It was "by faith," we are well reminded, that Jacob "blessed" and "worshipped" "when he was dying" (Hebrews 11:21). For he held to the promises of God, and even in the hour of dissolution looked for the fulfillment of the covenant, according to which Canaan should belong to him and to his seed after him. He therefore set Joseph an example, by "giving commandment concerning his bones," that they might rest in the burial-place of Abraham and Isaac near Hebron. To the accomplishment of this mission Joseph and all his brethren addressed themselves after their father's decease and the 70 days of official mourning. Followed by a "very great company" of the notables of Egypt, including royal officials and representatives of the royal family, this Hebrew tribe carried up to sepulture in the land of promise the embalmed body of the patriarch from whom henceforth they were to take their tribal name, lamented him according to custom for 7 days, and then returned to their temporary home in Egypt, till their children should at length be "called" thence to become God's son" (Hosea 11:1) and inherit His promises to their father Jacob.
IV. Character and Beliefs.
In the course of this account of Jacob's career the inward as well as the outward fortunes of the man have somewhat appeared. Yet a more comprehensive view of the kind of man he was will not be superfluous at this point. With what disposition was he endowed-the natural nucleus for acquired characteristics and habits? Through what stages did he pass in the development of his beliefs and his character? In particular, what attitude did he maintain toward the most significant thing in his life, the promise of God to his house? And lastly, what resemblances may be traced in Israel the man to Israel the nation, of such sort that the one may be regarded as "typical" of the other? These matters deserve more than a passing notice.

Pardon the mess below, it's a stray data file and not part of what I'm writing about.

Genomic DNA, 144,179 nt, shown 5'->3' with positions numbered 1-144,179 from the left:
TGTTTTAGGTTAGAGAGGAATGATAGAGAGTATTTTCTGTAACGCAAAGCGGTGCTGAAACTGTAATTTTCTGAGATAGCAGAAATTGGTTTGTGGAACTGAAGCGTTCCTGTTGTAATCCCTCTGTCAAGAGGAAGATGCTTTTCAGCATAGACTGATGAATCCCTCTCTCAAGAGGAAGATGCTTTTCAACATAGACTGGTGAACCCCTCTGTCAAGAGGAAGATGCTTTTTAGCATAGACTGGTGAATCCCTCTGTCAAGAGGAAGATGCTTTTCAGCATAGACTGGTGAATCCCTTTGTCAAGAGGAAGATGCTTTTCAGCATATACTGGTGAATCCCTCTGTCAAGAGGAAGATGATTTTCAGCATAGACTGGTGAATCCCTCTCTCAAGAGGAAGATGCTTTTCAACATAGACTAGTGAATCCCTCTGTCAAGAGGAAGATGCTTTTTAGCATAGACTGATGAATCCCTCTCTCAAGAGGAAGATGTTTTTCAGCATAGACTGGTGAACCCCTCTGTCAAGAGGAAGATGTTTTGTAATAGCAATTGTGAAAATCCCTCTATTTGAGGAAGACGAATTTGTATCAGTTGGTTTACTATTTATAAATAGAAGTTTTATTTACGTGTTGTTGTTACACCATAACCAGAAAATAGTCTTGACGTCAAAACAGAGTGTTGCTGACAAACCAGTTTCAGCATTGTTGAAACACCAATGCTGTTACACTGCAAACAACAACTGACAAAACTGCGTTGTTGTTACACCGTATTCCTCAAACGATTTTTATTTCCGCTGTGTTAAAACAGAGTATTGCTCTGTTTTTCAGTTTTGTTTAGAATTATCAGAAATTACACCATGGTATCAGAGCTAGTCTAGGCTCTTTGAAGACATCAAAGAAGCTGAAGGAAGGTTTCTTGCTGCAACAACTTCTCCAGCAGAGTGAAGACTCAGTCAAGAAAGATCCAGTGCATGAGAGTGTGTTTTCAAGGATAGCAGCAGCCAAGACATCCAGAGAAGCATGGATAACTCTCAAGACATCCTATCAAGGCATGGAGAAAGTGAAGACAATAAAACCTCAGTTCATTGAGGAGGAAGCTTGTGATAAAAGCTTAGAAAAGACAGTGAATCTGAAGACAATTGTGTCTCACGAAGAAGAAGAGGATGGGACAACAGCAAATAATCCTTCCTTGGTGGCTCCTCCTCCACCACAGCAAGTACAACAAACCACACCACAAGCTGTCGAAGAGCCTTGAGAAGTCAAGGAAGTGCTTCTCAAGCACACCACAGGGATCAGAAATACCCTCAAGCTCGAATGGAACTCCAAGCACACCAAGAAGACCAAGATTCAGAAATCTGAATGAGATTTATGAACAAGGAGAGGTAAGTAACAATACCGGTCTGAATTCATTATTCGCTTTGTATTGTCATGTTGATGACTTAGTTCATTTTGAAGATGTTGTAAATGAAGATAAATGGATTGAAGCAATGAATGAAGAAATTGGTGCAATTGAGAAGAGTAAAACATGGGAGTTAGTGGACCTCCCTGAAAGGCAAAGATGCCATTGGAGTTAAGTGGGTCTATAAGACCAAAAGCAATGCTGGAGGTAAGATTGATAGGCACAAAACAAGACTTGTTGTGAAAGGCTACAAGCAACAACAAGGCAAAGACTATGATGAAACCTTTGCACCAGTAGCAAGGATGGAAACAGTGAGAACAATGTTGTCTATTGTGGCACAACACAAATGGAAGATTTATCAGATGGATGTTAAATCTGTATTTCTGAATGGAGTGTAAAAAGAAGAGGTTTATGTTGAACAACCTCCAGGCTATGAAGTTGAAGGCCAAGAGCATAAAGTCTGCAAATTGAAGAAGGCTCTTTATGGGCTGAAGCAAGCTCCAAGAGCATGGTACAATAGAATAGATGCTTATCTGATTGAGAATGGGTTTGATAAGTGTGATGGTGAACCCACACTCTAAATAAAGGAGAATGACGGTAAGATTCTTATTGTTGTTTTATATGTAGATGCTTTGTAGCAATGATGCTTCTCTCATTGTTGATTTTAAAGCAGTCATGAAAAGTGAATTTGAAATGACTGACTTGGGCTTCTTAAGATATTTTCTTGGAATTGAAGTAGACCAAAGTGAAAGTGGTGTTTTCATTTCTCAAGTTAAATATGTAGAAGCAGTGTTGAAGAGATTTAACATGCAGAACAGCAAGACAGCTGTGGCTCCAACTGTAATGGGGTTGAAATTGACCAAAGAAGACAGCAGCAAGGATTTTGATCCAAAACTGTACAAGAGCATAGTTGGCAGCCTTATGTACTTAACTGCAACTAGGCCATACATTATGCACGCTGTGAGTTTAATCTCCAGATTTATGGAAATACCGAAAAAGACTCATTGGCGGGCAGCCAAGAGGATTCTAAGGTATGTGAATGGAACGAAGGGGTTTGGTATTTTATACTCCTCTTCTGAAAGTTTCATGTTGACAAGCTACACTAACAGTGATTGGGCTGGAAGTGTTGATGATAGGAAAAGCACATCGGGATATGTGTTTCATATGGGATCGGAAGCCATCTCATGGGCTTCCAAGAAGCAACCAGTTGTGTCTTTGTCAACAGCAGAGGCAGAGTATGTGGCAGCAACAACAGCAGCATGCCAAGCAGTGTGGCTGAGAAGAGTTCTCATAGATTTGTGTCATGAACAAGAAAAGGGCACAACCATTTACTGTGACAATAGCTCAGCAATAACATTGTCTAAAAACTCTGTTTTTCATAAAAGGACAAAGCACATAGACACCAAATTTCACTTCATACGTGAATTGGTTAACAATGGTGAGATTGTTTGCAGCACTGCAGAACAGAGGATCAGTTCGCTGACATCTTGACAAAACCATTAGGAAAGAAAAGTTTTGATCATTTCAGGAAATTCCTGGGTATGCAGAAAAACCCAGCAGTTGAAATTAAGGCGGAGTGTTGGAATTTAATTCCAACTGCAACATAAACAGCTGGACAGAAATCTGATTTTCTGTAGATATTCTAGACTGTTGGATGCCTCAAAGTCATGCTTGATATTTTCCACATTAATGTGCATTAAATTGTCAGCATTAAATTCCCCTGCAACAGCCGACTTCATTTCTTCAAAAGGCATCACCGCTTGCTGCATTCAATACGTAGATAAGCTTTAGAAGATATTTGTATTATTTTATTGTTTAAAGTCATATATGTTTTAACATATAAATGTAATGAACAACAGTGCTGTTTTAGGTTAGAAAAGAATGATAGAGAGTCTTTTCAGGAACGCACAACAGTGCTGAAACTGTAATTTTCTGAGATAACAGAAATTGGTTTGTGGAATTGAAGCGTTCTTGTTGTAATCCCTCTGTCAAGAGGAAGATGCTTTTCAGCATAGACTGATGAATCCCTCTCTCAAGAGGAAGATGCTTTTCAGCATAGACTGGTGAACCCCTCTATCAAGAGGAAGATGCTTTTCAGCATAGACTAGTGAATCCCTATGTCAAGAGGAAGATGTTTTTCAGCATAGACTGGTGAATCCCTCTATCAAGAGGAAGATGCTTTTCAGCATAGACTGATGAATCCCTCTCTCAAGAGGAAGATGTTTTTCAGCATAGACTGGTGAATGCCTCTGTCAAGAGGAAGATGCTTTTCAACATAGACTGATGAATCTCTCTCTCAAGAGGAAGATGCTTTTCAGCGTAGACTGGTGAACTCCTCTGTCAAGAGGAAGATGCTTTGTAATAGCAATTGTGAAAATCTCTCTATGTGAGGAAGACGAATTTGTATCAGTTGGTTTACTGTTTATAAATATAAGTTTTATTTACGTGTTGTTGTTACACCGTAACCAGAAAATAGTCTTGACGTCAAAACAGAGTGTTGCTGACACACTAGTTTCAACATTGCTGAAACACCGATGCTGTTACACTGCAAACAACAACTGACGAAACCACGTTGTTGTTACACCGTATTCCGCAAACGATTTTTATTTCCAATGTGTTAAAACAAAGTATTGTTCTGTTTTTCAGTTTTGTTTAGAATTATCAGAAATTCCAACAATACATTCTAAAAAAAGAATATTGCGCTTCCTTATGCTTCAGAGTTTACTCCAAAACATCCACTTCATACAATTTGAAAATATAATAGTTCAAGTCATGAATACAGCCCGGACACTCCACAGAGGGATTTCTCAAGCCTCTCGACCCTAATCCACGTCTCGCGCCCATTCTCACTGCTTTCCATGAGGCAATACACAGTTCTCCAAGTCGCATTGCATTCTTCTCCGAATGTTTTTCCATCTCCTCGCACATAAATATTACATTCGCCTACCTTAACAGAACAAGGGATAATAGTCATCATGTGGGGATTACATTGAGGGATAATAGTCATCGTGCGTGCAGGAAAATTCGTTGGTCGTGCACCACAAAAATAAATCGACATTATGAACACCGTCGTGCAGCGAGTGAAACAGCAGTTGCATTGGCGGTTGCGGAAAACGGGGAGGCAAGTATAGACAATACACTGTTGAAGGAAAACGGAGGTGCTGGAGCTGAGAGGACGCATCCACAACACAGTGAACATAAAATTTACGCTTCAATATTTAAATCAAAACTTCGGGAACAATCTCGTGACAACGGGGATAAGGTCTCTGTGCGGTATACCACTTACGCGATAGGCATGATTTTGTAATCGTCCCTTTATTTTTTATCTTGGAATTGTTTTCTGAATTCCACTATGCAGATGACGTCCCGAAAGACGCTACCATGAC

1. Natural Qualities:
From his father, Jacob inherited that domesticity and affectionate attachment to his home circle which appears in his life from beginning to end. He inherited shrewdness, initiative and resourcefulness from Rebekah-qualities which she shared apparently with her brother Laban and all his family. The conspicuous ethical faults of Abraham and Isaac alike are want of candor and want of courage. It is not surprising, therefore, to find the same failings in Jacob. Deceit and cowardice are visible again and again in the impartial record of his life. Both spring from unbelief. They belong to the natural man. God's transformation of this man was wrought by faith-by awakening and nourishing in him a simple trust in the truth and power of the Divine word.
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(1) The patriarch (see preceding article).
(2) The father of Joseph the husband of Mary (Matthew 1:15, 16).